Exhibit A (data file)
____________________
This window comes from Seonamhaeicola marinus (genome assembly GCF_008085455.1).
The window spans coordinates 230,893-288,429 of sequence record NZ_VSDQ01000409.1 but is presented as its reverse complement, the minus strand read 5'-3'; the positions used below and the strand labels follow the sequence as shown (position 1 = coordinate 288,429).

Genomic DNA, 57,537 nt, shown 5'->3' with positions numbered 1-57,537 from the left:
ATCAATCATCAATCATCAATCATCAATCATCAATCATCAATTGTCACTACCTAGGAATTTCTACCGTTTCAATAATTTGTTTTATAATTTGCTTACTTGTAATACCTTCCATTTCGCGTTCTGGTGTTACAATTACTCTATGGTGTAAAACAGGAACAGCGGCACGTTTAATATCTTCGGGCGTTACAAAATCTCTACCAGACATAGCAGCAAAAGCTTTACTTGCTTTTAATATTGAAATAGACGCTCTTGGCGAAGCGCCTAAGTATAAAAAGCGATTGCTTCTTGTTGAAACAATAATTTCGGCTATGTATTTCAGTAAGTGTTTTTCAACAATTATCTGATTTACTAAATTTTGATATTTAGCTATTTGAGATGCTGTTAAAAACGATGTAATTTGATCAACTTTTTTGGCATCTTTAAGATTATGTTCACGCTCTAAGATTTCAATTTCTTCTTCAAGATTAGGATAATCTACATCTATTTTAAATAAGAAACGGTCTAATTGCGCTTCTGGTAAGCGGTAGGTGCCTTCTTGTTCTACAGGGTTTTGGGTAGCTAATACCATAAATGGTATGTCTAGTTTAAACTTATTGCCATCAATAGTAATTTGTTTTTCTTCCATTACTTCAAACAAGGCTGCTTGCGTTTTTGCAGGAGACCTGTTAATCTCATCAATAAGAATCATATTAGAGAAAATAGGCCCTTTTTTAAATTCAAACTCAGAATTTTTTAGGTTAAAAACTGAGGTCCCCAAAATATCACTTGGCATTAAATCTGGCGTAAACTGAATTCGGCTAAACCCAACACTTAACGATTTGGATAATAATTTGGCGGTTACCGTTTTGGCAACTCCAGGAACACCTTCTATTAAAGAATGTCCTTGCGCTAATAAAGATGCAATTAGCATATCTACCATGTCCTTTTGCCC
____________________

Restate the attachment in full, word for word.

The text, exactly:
This window comes from Seonamhaeicola marinus (genome assembly GCF_008085455.1).
The window spans coordinates 230,893-288,429 of sequence record NZ_VSDQ01000409.1 but is presented as its reverse complement, the minus strand read 5'-3'; the positions used below and the strand labels follow the sequence as shown (position 1 = coordinate 288,429).

Genomic DNA, 57,537 nt, shown 5'->3' with positions numbered 1-57,537 from the left:
ATCAATCATCAATCATCAATCATCAATCATCAATCATCAATTGTCACTACCTAGGAATTTCTACCGTTTCAATAATTTGTTTTATAATTTGCTTACTTGTAATACCTTCCATTTCGCGTTCTGGTGTTACAATTACTCTATGGTGTAAAACAGGAACAGCGGCACGTTTAATATCTTCGGGCGTTACAAAATCTCTACCAGACATAGCAGCAAAAGCTTTACTTGCTTTTAATATTGAAATAGACGCTCTTGGCGAAGCGCCTAAGTATAAAAAGCGATTGCTTCTTGTTGAAACAATAATTTCGGCTATGTATTTCAGTAAGTGTTTTTCAACAATTATCTGATTTACTAAATTTTGATATTTAGCTATTTGAGATGCTGTTAAAAACGATGTAATTTGATCAACTTTTTTGGCATCTTTAAGATTATGTTCACGCTCTAAGATTTCAATTTCTTCTTCAAGATTAGGATAATCTACATCTATTTTAAATAAGAAACGGTCTAATTGCGCTTCTGGTAAGCGGTAGGTGCCTTCTTGTTCTACAGGGTTTTGGGTAGCTAATACCATAAATGGTATGTCTAGTTTAAACTTATTGCCATCAATAGTAATTTGTTTTTCTTCCATTACTTCAAACAAGGCTGCTTGCGTTTTTGCAGGAGACCTGTTAATCTCATCAATAAGAATCATATTAGAGAAAATAGGCCCTTTTTTAAATTCAAACTCAGAATTTTTTAGGTTAAAAACTGAGGTCCCCAAAATATCACTTGGCATTAAATCTGGCGTAAACTGAATTCGGCTAAACCCAACACTTAACGATTTGGATAATAATTTGGCGGTTACCGTTTTGGCAACTCCAGGAACACCTTCTATTAAAGAATGTCCTTGCGCTAATAAAGATGCAATTAGCATATCTACCATGTCCTTTTGCCC